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The Fourth Circuit held that the first-to-file rule of the False Claim Act mandates dismissal of a relator's action brought while related actions were pending, even after the related actions have been dismissed and the relator's complaint has been amended, albeit without mention of the related actions. In this case, because the Carter Action violated the first-to-file rule in a manner not cured by subsequent developments, the action must be dismissed. Accordingly, the court affirmed the district court's judgments. View "US ex rel. Carter v. Halliburton Co." on Justia Law

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Plaintiffs Chorches and Fabula filed a qui taim suit under the False Claims Act (FCA), 31 U.S.C. 3729 et seq., against AMR, alleging that AMR made false statements and submitted false Medicare and Medicaid claims. Plaintiff Fabula also alleged a retaliation claim. The Second Circuit vacated the district court's dismissal of the claims and held that Chorches has pled the submission of false claims with sufficient particularity under Fed. R. Civ. P. 9(b), as applied in the qui tam context, and that Fabula's refusal to falsify a patient report, under the circumstances of this case, qualified as protected activity. Accordingly, the court remanded for further proceedings. View "Fabula v. American Medical Response, Inc." on Justia Law

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The City of Albuquerque (“the City”) provided public-bus services to Albuquerque residents. The City hired Soto Enterprises, Inc., d/b/a Miracle Delivery Armored Services (“Soto”) to count the cash fares received money, transport it by armored car to the City’s bank for deposit, and verify the daily deposit amount with the City. In the second half of 2014, the City noticed irregularities between the amount of fare money that it internally recorded and the amount Soto deposited. After investigating these irregularities, the City sued Soto in New Mexico state court, alleging contract and tort claims. Though the City had not yet served process on Soto, Soto filed three documents in state court in response to the complaint. Then Soto filed an answer to the complaint, including a notice of removal to federal district court. In federal court, the City moved for a remand to state court, arguing that Soto had waived its right to remove the case to federal court after participating in the state court by filing the motion to dismiss. The district court agreed with the City’s position and remanded the case. The district court remanded this case after concluding that the defendant had waived its right to remove by filing a motion to dismiss in state court. Finding no reversible error with that decision, the Tenth Circuit affirmed. View "City of Albuquerque v. Soto Enterprises" on Justia Law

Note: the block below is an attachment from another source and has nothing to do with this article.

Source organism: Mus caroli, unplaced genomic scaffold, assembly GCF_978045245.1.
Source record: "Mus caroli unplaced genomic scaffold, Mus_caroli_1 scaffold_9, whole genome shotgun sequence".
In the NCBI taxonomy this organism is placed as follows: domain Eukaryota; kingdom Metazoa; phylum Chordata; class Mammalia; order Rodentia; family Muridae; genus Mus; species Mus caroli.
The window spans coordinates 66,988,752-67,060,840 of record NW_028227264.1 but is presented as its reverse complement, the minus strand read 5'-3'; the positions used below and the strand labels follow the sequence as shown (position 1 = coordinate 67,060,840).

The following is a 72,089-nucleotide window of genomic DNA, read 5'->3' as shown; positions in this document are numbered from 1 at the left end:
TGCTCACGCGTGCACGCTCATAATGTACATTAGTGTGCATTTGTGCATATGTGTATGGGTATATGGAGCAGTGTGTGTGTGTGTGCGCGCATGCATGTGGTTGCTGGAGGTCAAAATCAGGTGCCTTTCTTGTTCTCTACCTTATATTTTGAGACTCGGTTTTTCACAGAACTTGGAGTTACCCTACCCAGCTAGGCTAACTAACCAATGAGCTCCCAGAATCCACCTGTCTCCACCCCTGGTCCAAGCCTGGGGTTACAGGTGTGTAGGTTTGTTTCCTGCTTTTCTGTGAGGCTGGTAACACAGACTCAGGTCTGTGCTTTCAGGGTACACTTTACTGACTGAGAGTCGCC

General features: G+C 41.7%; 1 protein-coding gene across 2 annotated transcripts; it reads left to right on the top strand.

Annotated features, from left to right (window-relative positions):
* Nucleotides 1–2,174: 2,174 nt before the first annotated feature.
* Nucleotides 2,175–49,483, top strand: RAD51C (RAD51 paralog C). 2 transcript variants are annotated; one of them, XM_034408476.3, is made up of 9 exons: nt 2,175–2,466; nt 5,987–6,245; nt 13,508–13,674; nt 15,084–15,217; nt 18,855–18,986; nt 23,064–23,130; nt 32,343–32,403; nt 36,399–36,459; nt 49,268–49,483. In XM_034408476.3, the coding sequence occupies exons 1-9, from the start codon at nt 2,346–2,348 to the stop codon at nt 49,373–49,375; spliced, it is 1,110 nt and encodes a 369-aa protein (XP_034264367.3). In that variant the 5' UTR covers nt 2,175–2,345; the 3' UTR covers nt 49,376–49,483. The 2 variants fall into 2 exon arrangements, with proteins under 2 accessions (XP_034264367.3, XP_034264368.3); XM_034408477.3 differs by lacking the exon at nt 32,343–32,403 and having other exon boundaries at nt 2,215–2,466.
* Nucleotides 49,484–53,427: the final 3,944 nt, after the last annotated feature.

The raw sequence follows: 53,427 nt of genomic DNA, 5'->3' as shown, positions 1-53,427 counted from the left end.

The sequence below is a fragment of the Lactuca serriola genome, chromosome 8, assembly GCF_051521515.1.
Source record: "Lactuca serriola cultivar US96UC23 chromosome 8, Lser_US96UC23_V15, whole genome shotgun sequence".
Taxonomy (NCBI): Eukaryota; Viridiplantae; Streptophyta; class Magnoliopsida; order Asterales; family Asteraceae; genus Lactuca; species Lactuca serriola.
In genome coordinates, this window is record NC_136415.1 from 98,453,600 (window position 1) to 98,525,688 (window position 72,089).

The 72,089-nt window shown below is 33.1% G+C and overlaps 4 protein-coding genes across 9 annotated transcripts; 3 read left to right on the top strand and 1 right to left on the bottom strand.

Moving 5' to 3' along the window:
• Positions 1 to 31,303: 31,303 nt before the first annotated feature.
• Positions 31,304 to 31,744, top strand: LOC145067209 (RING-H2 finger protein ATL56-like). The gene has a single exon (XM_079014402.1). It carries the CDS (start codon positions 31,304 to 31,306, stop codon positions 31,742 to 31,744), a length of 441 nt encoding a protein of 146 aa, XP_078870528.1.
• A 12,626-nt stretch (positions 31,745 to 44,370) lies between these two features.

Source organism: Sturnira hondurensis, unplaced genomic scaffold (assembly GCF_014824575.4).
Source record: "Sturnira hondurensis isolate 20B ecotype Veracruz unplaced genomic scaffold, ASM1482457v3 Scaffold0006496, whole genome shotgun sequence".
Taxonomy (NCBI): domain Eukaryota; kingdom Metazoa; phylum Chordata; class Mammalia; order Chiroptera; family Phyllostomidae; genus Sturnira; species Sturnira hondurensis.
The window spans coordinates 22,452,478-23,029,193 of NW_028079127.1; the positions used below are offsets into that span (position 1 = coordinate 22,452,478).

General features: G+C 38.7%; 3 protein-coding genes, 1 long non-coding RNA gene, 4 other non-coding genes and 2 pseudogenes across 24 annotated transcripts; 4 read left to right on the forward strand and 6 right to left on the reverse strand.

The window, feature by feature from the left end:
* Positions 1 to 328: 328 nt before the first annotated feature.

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Relator filed two suits alleging that Verizon violated the False Claims Act by overbilling the government in its telecommunications contracts. The D.C. Circuit affirmed the district court's holding that relator's second qui tam action violated the first-to-file bar and that, to proceed, he must file a new action; upheld the dismissal of the second suit without prejudice under the first-to-file bar; rejected Verizon's claim that relator's action should be dismissed with prejudice under the public disclosure bar; and held that the district court did not abuse its discretion in declining to dismiss relator's action with prejudice under Rules 8 and 9. View "Shea v. Cellco Partnership" on Justia Law

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In 1993, Congress amended the Communications Act, 47 U.S.C. 151–622, to allow the Federal Communications Commission (FCC) to grant electromagnetic spectrum licenses through a system of competitive bidding. The Act requires the FCC to pursue objectives required by statute, including promoting economic opportunity and competition and ensuring that new and innovative technologies are readily accessible to the American people by avoiding excessive concentration of licenses and by disseminating licenses among a wide variety of applicants, including small businesses, rural telephone companies, and businesses owned by members of minority groups and women (designated entities or “DEs”). The FCC’s principal means of fulfilling the statutory objectives for DEs is to confer bidding credits upon small and rural businesses that participate in FCC auctions. Bidding credits operate as a discount on the spectrum DEs purchase, allowing them sometimes to outbid companies that make higher bids. In 2015, the FCC issued a rule indicating that it would cap credits available in future auctions. The Third Circuit concluded the FCC acted legally when it limited the bidding credits available to DEs. The Order: preserved a significant bidding credit program; reviewed data suggesting DE participation would continue despite the proposed caps; and altered other rules to make DEs more competitive. View "Council Tree Investors, Inc. v. Federal Communications Commission" on Justia Law

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Relators filed suit under the False Claims Act (FCA), 31 U.S.C. 3729-33, alleging that Gilead made false statements about its compliance with FDA regulations regarding certain HIV drugs. The Ninth Circuit reversed the district court's dismissal of relators' complaint pursuant to Federal Rule of Civil Procedure 12(b)(6). The panel held that relators stated a plausible claim by alleging factually false certification, implied false certification, and promissory fraud. Furthermore, relators adequately plead scienter, materiality, and that Gilead submitted false claims. The panel reversed the dismissal of the retaliation claim, holding that the Second Amended Complaint sufficiently alleged facts showing that Relator Jeff Campie had an objectively reasonable, good faith belief that Gilead was possibly committing fraud against the government; sufficient facts to show Gilead knew of Campie's protected activity; and causation. View "United States ex rel. Campie v. Gilead Sciences, Inc." on Justia Law